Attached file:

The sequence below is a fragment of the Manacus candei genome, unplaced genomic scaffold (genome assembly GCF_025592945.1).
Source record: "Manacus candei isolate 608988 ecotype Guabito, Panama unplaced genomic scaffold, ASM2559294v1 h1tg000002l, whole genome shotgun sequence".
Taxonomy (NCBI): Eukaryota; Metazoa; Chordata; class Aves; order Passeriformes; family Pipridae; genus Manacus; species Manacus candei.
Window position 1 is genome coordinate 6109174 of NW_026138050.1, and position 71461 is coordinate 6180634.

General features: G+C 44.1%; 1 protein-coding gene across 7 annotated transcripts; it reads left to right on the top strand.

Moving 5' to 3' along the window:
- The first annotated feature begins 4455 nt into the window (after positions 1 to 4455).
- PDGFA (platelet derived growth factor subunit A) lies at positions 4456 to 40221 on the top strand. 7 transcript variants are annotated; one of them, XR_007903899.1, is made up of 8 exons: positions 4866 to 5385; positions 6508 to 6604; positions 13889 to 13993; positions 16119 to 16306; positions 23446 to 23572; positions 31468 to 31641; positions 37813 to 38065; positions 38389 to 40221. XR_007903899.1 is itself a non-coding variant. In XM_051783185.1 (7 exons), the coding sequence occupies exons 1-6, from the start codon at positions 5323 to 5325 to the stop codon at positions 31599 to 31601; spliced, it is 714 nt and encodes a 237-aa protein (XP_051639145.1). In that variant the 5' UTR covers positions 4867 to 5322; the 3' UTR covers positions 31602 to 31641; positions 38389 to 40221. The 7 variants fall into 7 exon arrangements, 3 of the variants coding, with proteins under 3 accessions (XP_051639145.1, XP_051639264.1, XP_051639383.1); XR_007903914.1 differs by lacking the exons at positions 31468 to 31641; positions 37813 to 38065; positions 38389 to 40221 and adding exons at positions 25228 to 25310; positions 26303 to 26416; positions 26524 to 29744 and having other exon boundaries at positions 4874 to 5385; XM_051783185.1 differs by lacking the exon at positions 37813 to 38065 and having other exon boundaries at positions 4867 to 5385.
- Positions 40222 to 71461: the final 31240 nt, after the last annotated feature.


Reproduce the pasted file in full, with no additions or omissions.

The sequence below is a fragment of the Manacus candei genome, unplaced genomic scaffold (genome assembly GCF_025592945.1).
Source record: "Manacus candei isolate 608988 ecotype Guabito, Panama unplaced genomic scaffold, ASM2559294v1 h1tg000002l, whole genome shotgun sequence".
Taxonomy (NCBI): Eukaryota; Metazoa; Chordata; class Aves; order Passeriformes; family Pipridae; genus Manacus; species Manacus candei.
Window position 1 is genome coordinate 6109174 of NW_026138050.1, and position 71461 is coordinate 6180634.

General features: G+C 44.1%; 1 protein-coding gene across 7 annotated transcripts; it reads left to right on the top strand.

Moving 5' to 3' along the window:
- The first annotated feature begins 4455 nt into the window (after positions 1 to 4455).
- PDGFA (platelet derived growth factor subunit A) lies at positions 4456 to 40221 on the top strand. 7 transcript variants are annotated; one of them, XR_007903899.1, is made up of 8 exons: positions 4866 to 5385; positions 6508 to 6604; positions 13889 to 13993; positions 16119 to 16306; positions 23446 to 23572; positions 31468 to 31641; positions 37813 to 38065; positions 38389 to 40221. XR_007903899.1 is itself a non-coding variant. In XM_051783185.1 (7 exons), the coding sequence occupies exons 1-6, from the start codon at positions 5323 to 5325 to the stop codon at positions 31599 to 31601; spliced, it is 714 nt and encodes a 237-aa protein (XP_051639145.1). In that variant the 5' UTR covers positions 4867 to 5322; the 3' UTR covers positions 31602 to 31641; positions 38389 to 40221. The 7 variants fall into 7 exon arrangements, 3 of the variants coding, with proteins under 3 accessions (XP_051639145.1, XP_051639264.1, XP_051639383.1); XR_007903914.1 differs by lacking the exons at positions 31468 to 31641; positions 37813 to 38065; positions 38389 to 40221 and adding exons at positions 25228 to 25310; positions 26303 to 26416; positions 26524 to 29744 and having other exon boundaries at positions 4874 to 5385; XM_051783185.1 differs by lacking the exon at positions 37813 to 38065 and having other exon boundaries at positions 4867 to 5385.
- Positions 40222 to 71461: the final 31240 nt, after the last annotated feature.